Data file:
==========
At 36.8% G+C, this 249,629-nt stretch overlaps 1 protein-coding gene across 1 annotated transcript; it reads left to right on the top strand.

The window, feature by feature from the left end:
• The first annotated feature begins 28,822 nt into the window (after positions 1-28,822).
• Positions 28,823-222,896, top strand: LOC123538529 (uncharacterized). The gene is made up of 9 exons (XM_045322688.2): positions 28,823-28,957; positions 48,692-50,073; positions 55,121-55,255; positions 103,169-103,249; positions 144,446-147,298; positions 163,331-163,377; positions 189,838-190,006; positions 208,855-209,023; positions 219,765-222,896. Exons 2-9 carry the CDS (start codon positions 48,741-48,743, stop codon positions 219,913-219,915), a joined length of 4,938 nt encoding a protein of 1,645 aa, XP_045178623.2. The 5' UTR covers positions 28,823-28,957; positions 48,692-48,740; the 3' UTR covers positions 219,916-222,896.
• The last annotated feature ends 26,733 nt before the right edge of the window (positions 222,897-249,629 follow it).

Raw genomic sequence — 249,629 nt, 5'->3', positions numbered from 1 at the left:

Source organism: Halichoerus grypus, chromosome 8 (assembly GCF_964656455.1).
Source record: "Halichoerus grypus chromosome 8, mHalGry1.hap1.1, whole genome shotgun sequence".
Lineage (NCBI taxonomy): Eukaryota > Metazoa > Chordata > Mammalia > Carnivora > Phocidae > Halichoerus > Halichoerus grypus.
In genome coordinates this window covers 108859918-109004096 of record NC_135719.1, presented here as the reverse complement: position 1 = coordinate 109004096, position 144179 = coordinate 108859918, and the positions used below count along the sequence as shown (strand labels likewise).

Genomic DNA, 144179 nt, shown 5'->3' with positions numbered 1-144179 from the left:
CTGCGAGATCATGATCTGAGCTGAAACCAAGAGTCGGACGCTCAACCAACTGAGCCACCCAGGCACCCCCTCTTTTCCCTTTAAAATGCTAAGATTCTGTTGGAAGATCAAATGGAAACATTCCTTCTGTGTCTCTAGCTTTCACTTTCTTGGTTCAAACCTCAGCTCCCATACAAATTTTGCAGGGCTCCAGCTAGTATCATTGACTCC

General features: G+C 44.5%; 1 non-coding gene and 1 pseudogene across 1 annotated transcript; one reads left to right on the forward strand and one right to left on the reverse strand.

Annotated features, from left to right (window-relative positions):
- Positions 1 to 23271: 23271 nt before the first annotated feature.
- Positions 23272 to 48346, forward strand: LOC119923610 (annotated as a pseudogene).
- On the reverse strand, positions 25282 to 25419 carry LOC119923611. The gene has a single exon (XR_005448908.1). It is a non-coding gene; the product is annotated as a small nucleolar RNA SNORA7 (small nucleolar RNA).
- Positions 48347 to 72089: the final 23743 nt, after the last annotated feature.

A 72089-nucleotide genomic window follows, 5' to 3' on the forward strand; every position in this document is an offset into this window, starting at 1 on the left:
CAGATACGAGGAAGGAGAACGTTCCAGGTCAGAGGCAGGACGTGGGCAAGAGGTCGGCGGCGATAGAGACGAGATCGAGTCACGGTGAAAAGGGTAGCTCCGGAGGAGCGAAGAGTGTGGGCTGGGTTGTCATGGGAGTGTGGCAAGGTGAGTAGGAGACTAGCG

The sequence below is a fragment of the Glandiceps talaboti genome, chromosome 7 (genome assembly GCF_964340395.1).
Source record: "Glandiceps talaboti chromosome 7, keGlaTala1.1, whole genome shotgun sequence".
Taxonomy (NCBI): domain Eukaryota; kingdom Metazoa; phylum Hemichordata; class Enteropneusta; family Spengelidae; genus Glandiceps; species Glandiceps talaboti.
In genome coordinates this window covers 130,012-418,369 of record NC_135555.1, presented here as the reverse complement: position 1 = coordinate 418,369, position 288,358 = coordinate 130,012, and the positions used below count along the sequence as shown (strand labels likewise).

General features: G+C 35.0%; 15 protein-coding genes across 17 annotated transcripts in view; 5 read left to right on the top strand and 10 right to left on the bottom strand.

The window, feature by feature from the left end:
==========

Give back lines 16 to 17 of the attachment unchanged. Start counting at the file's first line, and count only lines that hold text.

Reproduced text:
- Positions 23272 to 48346, forward strand: LOC119923610 (annotated as a pseudogene).
- On the reverse strand, positions 25282 to 25419 carry LOC119923611. The gene has a single exon (XR_005448908.1). It is a non-coding gene; the product is annotated as a small nucleolar RNA SNORA7 (small nucleolar RNA).